“The day we were there, instead of serving the traditional communion, the congregants each took a stone on which the children of the church had painted the names of people who had died in the desert around Tucson,” he said. “They each then solemnly and in procession took a stone and put it at the base of their cross in the church courtyard to commemorate the martyrs of their empire.”
The trip from Nogales to Tucson can take five days or more on foot in a brutal desert. Many illegal immigrants seeking work don’t make it. Between September 30, 2016, and October 1, 2017, the remains of 147 people were found, and it’s probable that many more remains were undiscovered.
“I’ve heard a lot of the stories of the difficulty people had in getting here over the years,” Miller said. “And a lot of them were hardcore. One of my painters stood in a diesel tanker up to his ankles in diesel fuel for 24 hours as it came across the border. Another guy I used to work with came over when he was about 15, and one of the coyotes [the people who help migrants cross the border] sexually assaulted him — just part of the payment for coming here.”
And they were the lucky ones. The ones who don’t make it generally die of hyperthermia, or overheating from dehydration. That issue is being mitigated a little by Humane Borders, a group that has set up and maintains 55-gallon water stations between the border and Tucson on known migrant routes where people are dying, Miller said.
“I really hope we’ll make connections with some of the water station volunteers,” he said. “It’s a direct service opportunity.”
Miller and Burnam said that as bad as things have been for illegal immigrants in the past, they have become considerably worse since Donald Trump took office.
“Under Trump’s leadership, he shut down the program that was designed to allow non-accompanied children who arrive at the border fleeing violence to apply for refugee status,” Miller said. “What would it take for you to send your child, unaccompanied, to another country? How bad would it have to be for you to do that? And then Trump shut that program down two months ago. Unbelievable.”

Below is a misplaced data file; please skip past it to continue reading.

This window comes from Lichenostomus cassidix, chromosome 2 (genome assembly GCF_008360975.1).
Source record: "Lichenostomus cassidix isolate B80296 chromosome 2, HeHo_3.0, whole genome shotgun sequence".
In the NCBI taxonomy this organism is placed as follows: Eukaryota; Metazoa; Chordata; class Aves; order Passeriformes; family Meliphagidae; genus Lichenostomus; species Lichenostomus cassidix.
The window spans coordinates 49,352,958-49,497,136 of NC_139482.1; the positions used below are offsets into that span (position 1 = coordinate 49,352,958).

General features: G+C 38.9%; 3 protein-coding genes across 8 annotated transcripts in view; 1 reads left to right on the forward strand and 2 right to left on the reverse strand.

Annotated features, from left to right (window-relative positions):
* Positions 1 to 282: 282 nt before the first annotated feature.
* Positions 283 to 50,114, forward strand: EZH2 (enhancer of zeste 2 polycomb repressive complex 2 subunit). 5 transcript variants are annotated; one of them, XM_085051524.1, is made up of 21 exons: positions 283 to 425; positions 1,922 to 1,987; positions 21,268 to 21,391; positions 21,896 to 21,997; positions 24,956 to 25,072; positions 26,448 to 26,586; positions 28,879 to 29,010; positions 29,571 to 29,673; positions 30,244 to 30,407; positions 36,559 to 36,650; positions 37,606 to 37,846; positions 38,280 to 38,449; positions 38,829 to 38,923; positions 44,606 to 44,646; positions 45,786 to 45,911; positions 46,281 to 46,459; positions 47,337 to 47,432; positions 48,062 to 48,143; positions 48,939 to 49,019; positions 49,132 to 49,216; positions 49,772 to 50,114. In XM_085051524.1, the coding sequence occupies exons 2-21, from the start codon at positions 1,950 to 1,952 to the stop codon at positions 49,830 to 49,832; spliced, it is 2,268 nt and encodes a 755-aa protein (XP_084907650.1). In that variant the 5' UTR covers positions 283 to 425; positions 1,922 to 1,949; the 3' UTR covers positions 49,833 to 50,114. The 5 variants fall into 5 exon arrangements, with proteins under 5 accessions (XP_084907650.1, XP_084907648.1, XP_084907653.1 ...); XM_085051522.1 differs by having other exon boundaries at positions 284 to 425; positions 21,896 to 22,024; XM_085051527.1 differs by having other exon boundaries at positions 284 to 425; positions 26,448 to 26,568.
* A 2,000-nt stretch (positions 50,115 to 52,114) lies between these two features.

Burnam bristles when he talks about the treatment of migrants fleeing horrific conditions in their homelands. Hating someone in that position just because they are poor or ethnic is “morally wrong,” he said
“We need to work on behalf of these indigenous poor,” he said. “Our national policies with regard to these people are reprehensible, immoral, and counterproductive.”
Miller takes it personally because he feels he maintains a closer relationship with the migrant community than most people do.
“Our current immigration policy is out of line with our own self-interest,” he said. “This group of people has not earned the disrespect of our policy toward them. … In any way that I can be helpful to these people –– people who have earned their place here with daily hard work –– I will be.”
Border Encuentro runs from Friday to Sunday. Attendance at last year’s inaugural event topped 2,000 and is expected to draw a higher number this year, according to SOAW’s Garcia.
“This situation was bad long before Trump got elected,” Garcia said. “But it has gotten worse.”
While the North Texas contingent does not expect things to change overnight just because of a few days of rallying and protests, Miller thinks it’s vital to be there.
“I think of myself as a Southern hick, and I think my presence standing with this group of people is important,” he said. “To have a large group of people show up at immigration checkpoints to let Homeland Security and the Border Patrol know that these people will not be treated with disrespect, well, that’s an important message to send. And I think you need people who are not brown in that group to let people know they are not alone.”